Karnataka must immediately release 6.000 cusecs of water from the River Cauvery to neighbouring Tamil Nadu for three days, the Supreme Court said today.
The dispute over the Cauvery has this month impelled violence in Karnataka, frequent disruptions of Bengaluru’s famous software companies, and several court hearings. The top court has given the centre time till Friday to bring the Chief Ministers of the warring states together in a meeting.
Yesterday, Karnataka said that it cannot release 6,000 cusecs of water daily for a week, as ordered on September 20 by the Supreme Court. With its cities in danger of running out of drinking water, Karnataka argued, it can next spare water for its neighbour only in December. But judges have ordered that for the next three days , Karnataka must comply with its order while they consider its arguments, which will be heard again tomorrow.
The court also rebuked Karnataka pointing out that Maharashtra, “not a neighbouring state”, which pitched in when Chennai ran into a drinking water crisis. “This is how federalism works,” the judges said, reprimanding Karnataka for not being a team player.
How to divide the water of the River Cauvery, which originates in Karnataka but flows into Tamil Nadu, has locked the southern states in hostility for decades. But the latest escalation began on September 5 when the Supreme Court agreed that Tamil Nadu should, for 10 days, get more water than it had been receiving to help its farmers.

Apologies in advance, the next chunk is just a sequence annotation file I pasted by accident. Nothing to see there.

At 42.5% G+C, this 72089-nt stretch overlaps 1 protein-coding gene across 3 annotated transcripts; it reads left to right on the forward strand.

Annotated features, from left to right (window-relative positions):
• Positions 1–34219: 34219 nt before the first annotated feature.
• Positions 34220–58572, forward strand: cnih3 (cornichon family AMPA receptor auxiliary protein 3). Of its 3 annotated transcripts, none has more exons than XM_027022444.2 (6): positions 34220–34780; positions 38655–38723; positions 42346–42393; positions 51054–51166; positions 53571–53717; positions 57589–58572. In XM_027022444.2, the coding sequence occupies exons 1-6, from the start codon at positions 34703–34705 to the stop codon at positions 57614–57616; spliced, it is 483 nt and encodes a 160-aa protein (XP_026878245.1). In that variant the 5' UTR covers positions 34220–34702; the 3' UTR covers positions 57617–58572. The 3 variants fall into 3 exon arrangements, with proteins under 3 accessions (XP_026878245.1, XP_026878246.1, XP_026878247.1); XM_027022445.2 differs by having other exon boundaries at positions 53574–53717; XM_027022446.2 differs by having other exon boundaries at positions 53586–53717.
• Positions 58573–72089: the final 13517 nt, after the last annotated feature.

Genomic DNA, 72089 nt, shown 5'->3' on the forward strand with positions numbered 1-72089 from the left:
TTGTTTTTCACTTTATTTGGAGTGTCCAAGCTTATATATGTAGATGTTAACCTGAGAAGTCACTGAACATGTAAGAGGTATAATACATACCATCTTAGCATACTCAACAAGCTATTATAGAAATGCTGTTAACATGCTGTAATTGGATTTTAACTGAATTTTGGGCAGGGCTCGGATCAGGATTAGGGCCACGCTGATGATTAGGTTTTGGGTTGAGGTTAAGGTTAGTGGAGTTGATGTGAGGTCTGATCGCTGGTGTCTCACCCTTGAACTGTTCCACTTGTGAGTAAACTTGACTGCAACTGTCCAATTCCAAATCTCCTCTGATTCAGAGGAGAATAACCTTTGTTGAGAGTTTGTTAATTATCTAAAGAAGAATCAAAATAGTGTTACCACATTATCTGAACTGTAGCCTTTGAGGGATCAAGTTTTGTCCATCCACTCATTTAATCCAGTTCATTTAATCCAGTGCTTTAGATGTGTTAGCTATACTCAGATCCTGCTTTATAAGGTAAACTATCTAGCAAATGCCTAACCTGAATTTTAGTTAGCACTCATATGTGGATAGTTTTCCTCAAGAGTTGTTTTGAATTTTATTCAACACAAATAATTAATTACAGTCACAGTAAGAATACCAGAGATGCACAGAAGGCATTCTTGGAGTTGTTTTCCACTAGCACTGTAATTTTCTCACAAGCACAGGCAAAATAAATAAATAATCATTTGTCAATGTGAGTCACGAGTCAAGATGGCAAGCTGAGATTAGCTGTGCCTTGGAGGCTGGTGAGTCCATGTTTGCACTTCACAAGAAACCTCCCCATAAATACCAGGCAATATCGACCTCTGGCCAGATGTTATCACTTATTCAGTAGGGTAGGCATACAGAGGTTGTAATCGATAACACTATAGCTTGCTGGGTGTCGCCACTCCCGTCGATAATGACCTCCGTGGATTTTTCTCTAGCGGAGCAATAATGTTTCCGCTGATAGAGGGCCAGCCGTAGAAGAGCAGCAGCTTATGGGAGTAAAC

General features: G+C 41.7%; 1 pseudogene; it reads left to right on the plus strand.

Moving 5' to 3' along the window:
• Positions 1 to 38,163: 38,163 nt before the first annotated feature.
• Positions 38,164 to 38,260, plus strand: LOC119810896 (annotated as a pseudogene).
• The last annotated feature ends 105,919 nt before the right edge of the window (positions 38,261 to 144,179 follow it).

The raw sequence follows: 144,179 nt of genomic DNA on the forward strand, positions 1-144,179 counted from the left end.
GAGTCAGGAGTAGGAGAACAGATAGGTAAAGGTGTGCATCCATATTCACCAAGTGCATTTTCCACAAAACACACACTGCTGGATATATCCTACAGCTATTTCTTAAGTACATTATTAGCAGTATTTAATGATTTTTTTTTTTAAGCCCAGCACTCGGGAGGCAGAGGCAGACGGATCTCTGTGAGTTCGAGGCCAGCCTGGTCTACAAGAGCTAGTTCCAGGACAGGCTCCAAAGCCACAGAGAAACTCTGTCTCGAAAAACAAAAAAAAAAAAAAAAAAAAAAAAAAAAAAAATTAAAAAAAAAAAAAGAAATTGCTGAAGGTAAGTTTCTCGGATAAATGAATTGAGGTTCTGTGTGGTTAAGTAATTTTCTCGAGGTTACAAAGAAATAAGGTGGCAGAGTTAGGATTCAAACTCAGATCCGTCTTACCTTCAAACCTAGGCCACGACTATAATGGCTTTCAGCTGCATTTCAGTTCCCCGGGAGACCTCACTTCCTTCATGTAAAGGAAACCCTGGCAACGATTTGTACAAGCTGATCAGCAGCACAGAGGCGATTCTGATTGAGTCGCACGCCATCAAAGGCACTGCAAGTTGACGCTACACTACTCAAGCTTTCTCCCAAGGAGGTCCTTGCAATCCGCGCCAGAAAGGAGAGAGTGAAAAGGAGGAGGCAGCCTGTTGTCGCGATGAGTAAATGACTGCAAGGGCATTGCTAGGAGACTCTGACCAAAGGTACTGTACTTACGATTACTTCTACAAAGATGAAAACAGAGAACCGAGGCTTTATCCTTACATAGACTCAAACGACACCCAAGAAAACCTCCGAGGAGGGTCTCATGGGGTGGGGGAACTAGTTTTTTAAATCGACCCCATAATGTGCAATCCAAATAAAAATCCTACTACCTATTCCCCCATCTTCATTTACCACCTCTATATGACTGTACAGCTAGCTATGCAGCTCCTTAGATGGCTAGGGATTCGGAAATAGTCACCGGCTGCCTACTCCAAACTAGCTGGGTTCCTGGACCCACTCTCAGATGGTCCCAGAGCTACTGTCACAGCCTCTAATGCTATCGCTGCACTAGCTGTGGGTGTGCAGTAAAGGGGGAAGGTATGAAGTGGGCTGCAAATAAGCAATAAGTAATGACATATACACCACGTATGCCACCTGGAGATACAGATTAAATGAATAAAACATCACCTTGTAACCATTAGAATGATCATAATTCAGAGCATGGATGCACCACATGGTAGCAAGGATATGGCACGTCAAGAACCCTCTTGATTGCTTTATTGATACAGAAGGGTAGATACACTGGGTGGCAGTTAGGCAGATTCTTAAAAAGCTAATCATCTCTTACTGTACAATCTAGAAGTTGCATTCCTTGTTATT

The Karnataka government, headed by Chief Minister Siddaramaiah of the Congress, reluctantly obeyed the order, but riots erupted in the capital city of Bengaluru, known as India’s Silicon Valley, and in and around other major cities like Mysuru. Two people were killed in Bengaluru and Prime Minister Narendra Modi issued an appeal for calm.
The main highway between Tamil Nadu and Karnataka turned into a no-go area; bus services between the states were suspended. Tamil cable channels were blacked out in Karnataka and police cars and buses were set on fire, leading to the arrest of nearly 200 protestors.
Tamil Nadu Chief Minister J Jayalalithaa, who has been unwell, held a meeting at the hospital where she is admitted, with ministers and top officials today. She has deputed the state’s Public Works Department minister Eapadi Palanisamy to attend a meeting in her stead with Karnataka chief minister Siddaramiah that has been ordered by the Supreme Court.